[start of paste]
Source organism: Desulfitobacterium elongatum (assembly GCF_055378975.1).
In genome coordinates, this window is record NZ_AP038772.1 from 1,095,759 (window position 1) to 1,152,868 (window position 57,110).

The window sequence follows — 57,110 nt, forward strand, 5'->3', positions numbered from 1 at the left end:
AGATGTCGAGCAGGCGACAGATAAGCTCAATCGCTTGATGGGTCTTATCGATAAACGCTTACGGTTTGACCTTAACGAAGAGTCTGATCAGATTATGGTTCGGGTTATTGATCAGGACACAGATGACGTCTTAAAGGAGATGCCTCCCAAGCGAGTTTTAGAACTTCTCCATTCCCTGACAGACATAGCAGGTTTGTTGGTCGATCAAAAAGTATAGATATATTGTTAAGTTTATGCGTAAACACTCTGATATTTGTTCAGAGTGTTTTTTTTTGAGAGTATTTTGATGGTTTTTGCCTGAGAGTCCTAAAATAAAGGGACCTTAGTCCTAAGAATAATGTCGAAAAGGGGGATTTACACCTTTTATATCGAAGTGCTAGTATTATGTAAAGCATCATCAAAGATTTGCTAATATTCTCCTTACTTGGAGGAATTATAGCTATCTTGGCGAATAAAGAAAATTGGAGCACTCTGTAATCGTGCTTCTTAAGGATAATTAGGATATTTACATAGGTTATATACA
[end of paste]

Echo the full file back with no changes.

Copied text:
Source organism: Desulfitobacterium elongatum (assembly GCF_055378975.1).
In genome coordinates, this window is record NZ_AP038772.1 from 1,095,759 (window position 1) to 1,152,868 (window position 57,110).

The window sequence follows — 57,110 nt, forward strand, 5'->3', positions numbered from 1 at the left end:
AGATGTCGAGCAGGCGACAGATAAGCTCAATCGCTTGATGGGTCTTATCGATAAACGCTTACGGTTTGACCTTAACGAAGAGTCTGATCAGATTATGGTTCGGGTTATTGATCAGGACACAGATGACGTCTTAAAGGAGATGCCTCCCAAGCGAGTTTTAGAACTTCTCCATTCCCTGACAGACATAGCAGGTTTGTTGGTCGATCAAAAAGTATAGATATATTGTTAAGTTTATGCGTAAACACTCTGATATTTGTTCAGAGTGTTTTTTTTTGAGAGTATTTTGATGGTTTTTGCCTGAGAGTCCTAAAATAAAGGGACCTTAGTCCTAAGAATAATGTCGAAAAGGGGGATTTACACCTTTTATATCGAAGTGCTAGTATTATGTAAAGCATCATCAAAGATTTGCTAATATTCTCCTTACTTGGAGGAATTATAGCTATCTTGGCGAATAAAGAAAATTGGAGCACTCTGTAATCGTGCTTCTTAAGGATAATTAGGATATTTACATAGGTTATATACA